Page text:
Editor’s Note: In this weekly column “Cross Exam,” Elie Honig, a CNN legal analyst and former federal and state prosecutor, gives his take on the latest legal news. Post your questions below. The views expressed in this commentary are his own. View more opinion on CNN. Watch Honig answer readers’ questions on “CNN Newsroom with Ana Cabrera” at 5:40 p.m. ET Sundays.
The criminal complaint charging former Minneapolis police officer Derek Chauvin with third-degree murder and second-degree manslaughter for the death of George Floyd offers key clues about the Hennepin County Attorney’s Office’s approach to the enormously high-stakes prosecution that will unfold over the coming months.
While the complaint sets forth a strong case, it also raises questions about the prosecutors’ tactical approach and commitment to seeking a full measure of justice for Floyd’s tragic death.
A complaint is, essentially, a preliminary summary of evidence that prosecutors use to lodge a criminal charge and make an arrest. It is a crucial legal document but it is not final or definitive. The complaint does not necessarily set forth everything that prosecutors know now, or will learn as the investigation progresses.
I’ve written and approved thousands of complaints as a prosecutor, and I’ve learned to pick up on the indicators, overt and subtle, contained within. Every word in a complaint matters – particularly here, where the statement of probable cause runs less than two narrative pages, and where the prosecutors know full well the entire nation is watching.
First, the lead charge itself – third-degree murder – is light, given the facts. Third-degree murder carries a maximum penalty of 25 years, and requires proof that the defendant committed an act “eminently dangerous to others and evincing a depraved mind, without regard for human life.” In other words, prosecutors must show that Chauvin acted recklessly and dangerously, without necessarily intending to kill Floyd.
But prosecutors could have charged (and still could eventually charge) Chauvin with more serious second-degree murder, which carries a potential 40-year sentence and requires proof that the defendant intentionally killed the victim, without premeditation. The evidence seems sufficient to support such a charge – particularly given the astonishing length of time that Chauvin kept his knee on Floyd’s neck (more on this below). But prosecutors sometimes tend to be conservative in initial charges; keep an eye on whether they add the more serious second-degree charge as the case progresses.
Overall, the complaint lays out a devastating case against Chauvin – though it adds little to the cellphone video of Chauvin kneeling on Floyd’s neck. The most compelling part of the complaint is the timeline. It notes that Chauvin kept his knee on Floyd’s neck for 8 minutes and 46 seconds. Even more damning, the complaint notes that Chauvin kept his knee on Floyd’s neck for three full minutes after Floyd stopped moving and nearly two minutes after he apparently “ceas[ed] to breathe or speak.” Another officer even checked Floyd’s wrist for a pulse and said he couldn’t find one – and yet Chauvin still did not immediately move. Those facts alone could establish the intentional conduct necessary for a second-degree murder charge.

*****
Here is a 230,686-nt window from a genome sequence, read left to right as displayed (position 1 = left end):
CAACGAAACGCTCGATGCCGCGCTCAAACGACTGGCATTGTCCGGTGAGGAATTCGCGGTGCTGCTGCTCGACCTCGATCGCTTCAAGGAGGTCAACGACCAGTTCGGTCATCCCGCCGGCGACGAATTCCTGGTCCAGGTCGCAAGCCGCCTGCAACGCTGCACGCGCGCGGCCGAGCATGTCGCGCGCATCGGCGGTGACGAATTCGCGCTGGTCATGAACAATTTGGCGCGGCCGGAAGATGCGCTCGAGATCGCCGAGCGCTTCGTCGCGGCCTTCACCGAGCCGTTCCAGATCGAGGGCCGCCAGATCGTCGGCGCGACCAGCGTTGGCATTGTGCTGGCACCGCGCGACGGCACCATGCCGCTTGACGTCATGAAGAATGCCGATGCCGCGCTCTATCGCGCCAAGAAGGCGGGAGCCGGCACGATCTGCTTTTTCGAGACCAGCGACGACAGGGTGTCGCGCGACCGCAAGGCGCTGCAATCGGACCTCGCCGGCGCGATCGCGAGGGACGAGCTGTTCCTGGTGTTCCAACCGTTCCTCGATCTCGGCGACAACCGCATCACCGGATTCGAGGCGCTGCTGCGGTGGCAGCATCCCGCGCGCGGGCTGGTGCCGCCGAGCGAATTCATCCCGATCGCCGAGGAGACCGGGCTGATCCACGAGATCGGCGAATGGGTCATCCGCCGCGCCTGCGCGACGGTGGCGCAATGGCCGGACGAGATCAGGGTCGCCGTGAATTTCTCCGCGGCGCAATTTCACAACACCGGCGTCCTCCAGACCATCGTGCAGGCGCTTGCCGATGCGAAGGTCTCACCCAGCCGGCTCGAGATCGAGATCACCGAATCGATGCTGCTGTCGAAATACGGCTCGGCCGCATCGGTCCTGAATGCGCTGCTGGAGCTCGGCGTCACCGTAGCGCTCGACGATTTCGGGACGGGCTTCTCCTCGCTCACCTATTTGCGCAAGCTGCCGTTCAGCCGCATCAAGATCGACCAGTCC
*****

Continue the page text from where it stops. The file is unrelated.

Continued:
But the complaint also contains several warning signs that raise questions about the prosecutors’ tactics and commitment to achieving full justice.
The complaint fails to note that Floyd stated “Don’t kill me” and “I’m about to die.” The complaint notes that, as Chauvin pressed his knee into Floyd’s neck, Floyd stated “I can’t breathe,” “mama,” and “please.” Yet the prosecutors inexplicably omit some of the most important lines Floyd uttered in the video: “Don’t kill me,” and “I’m about to die.” Floyd’s statements are particularly crucial because they unequivocally put Chauvin on notice that Floyd was in mortal danger – yet Chauvin continued kneeling on his neck. Why would prosecutors leave out the clearest and most legally pivotal statements made by Floyd?
The complaint notes that Floyd “actively resisted being handcuffed.” Prosecutors have an obligation to disclose evidence that is potentially helpful to the defendant. But the detail about Floyd “actively resist[ing]” is irrelevant. What matters is not what Floyd did before he was handcuffed; what matters is what Chauvin did to Floyd after he was cuffed (rear-cuffed, no less) and debilitated. The inclusion of this detail raises questions about the prosecutors’ approach. Why include this? Are they trying to harm public perception of Floyd? Are they doing a subtle (and gratuitous) favor to Chauvin’s defense?
The complaint specifies that Floyd “is over six feet tall and weighs more than 200 pounds.” Again, the inclusion of this extraneous detail is curious. Why do the prosecutors go out of their way to specify Floyd’s bodily measurements? What’s the relevance? The implication seems to be that Floyd was a large man and hence was somehow scary or difficult to restrain. So what? He was unarmed, rear-cuffed, sprawled out on the street, and outnumbered four to one by police officers.